Case Studies in Content Marketing and SEO
I have been doing SEO for many years now. I got an unusual start in this business as I began as an author and I still am. But after progressing to “Freelance Writer” and then learning more about website creation, I became a self-styled SEO Expert.
It’s never easy to describe the process of SEO. Countless books have been written not he subject of optional SEO and there are millions of guides out there as well. This is further confuse by the fact that each project is different and requires a completely different approach.
To show you what I mean, here are a few of my most troublesome projects, along with the things that I did in order to make them work.
ParvinLaw.com: This was one of my trickiest projects and it serves as a great reminder to all that while some SEO can be straightforward, others can be incredibly difficult. This one combined local, regional and national SEO. It needed high turnovers and big leads, yet the market was tiny.
It began by advising on the creation of a simple FAQ. As you can see in the link, it includes questions that everyone needs the answer to at some time. This helped to take a niche site and market into the mainstream. But increasing traffic is one thing, how do you make sure that the traffic is high quality? And how do you do this for a site that should have minimal content?
For this, we created a legal blog, that discusses very specific content that would only be relevant to potential customers and we also launched an eBook to attract the general populace and to catch their eye with key legal services. From there, it was a simply a case of making sure that each blog post had relevant backlinks.
So, for the bankruptcy services, we made sure they got links on major financial sites. For the estate planning we focused on real estate websites. To cap it off we made sure that the blog was mentioned on key blogging websites such as Shout Me Loud and HowtoStartaBlog.com. After that, ParvinLaw.com became one of he biggest in its niches and that remains to be the case.
HumanParagon.com: This was a very tough site to write for but one of the ones I am most proud of. The problems with this site is that it covered all kinds of subjects that were really difficult to write about (see this article to see what I mean). However, it proved a good point, which is that good SEO is as much about well written content and LSI as it is about big keywords.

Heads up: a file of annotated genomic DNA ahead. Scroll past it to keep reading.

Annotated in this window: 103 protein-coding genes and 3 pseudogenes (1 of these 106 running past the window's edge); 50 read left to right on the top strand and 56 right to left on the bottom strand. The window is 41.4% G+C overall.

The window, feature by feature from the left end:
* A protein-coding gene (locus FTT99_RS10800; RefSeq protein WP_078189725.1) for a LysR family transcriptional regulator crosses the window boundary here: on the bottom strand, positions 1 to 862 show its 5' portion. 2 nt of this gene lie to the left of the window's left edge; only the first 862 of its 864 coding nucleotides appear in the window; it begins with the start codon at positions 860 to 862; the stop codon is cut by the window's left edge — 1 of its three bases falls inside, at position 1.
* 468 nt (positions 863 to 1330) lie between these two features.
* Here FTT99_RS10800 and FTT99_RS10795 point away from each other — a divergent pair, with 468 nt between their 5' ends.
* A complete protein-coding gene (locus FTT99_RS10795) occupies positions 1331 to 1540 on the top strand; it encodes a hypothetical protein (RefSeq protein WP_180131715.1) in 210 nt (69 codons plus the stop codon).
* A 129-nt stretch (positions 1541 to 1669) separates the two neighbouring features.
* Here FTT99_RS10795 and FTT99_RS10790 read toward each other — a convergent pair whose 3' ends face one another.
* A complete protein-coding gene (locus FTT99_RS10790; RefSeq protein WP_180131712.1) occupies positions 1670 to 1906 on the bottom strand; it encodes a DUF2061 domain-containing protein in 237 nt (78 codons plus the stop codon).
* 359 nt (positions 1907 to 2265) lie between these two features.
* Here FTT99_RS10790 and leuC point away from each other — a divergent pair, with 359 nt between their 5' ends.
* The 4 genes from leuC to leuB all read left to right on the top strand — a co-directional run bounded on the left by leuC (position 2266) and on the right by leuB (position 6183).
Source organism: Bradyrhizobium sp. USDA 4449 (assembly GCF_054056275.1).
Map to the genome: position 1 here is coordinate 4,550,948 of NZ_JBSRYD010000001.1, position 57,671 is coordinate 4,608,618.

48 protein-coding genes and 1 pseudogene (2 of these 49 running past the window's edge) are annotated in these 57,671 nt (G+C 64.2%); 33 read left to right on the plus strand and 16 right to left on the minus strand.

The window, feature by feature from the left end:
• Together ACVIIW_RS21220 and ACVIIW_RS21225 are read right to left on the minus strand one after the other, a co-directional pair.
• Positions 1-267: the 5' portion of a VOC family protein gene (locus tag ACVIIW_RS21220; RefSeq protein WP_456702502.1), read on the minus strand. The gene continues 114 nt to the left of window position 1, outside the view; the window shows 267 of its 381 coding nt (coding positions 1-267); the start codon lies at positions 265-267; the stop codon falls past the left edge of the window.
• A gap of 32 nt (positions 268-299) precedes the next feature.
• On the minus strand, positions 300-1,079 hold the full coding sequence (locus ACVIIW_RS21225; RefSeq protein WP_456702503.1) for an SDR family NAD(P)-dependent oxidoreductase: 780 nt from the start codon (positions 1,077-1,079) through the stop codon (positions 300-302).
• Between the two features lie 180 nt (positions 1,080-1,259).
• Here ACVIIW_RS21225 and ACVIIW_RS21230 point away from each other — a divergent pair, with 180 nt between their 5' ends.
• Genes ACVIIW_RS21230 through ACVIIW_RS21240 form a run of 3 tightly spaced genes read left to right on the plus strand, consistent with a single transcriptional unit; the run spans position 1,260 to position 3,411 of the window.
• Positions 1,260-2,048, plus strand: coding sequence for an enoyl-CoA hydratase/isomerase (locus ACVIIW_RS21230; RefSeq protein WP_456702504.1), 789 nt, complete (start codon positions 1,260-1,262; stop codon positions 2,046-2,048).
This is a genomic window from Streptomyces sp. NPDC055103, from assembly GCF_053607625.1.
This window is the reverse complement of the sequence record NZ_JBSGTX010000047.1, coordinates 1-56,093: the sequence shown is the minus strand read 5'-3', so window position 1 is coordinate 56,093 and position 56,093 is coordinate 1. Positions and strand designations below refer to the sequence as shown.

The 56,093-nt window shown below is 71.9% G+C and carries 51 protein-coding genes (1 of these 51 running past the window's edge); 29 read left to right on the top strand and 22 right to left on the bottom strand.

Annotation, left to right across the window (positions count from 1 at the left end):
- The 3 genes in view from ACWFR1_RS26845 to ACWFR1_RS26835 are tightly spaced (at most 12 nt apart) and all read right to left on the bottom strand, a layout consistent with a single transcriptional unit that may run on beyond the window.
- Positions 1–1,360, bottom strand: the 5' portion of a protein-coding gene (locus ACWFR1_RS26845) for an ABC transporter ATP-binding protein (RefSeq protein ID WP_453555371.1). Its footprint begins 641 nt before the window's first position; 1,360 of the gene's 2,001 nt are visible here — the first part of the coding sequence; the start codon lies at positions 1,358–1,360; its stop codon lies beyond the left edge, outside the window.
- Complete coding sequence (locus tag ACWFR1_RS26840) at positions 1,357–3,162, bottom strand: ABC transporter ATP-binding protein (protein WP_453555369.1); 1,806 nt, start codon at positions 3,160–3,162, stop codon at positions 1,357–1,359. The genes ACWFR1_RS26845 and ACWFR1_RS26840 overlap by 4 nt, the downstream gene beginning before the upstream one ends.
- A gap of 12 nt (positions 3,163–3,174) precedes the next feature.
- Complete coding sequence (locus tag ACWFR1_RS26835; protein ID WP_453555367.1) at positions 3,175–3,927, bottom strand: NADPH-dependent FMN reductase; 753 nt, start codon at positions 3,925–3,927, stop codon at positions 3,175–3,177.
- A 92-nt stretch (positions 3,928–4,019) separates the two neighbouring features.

For this, we ignored all major keywords. We stripped everything back and we focused entirely on research and entertainment. We paid an expert in robotics to take a look and to provide us with some key information, quotes and stats, and I then personally went over this and turned it into content that was easy to digest.
Every SEO “Expert” has that moment when they create a project and are not sure it will work and this was mine. I had no choice but to cross my fingers and hope for the best, but it worked. Before long, we were ranking at the top of Google for long-tail keywords, sometimes as long as 10 to 15 words.
The site didn’t do much with off-page SEO in the beginning, but once we began to add that and strengthen the site, it made those pages rank for the single word keywords as well.
You-Reviews.com: This site was based on a simple premise and the goal was to find a way to make that premise work. This was basically backwards SEO because I began with the keyword and then worked everything around it. The fact that I was afforded the chance to do this from a clean slate helped, but it wasn’t easy.
Simply put, I discovered that the majority of searches on Google use the plural “Reviews” instead of “Review”. However, the average blogger offering their opinion is providing a “review” not “reviews”. As a result, there was, and still is, a gap in the market for anyone who can cover the plural.
The easiest way to do this is to be cheap and just use “Reviews” in place of “Review”. But it sounds wrong and Google will not look fondly on you. Instead, I made sure that the site was run by a team of reviewers and that the information used to create a review came from the users as well. As a result, these were “Reviews” and not a “Review” and Google looked far more fondly on it.
After that, it was a simple case of getting off-page SEO to sync up with the products and services we were discussing. But after going through all of that, that was the easy part!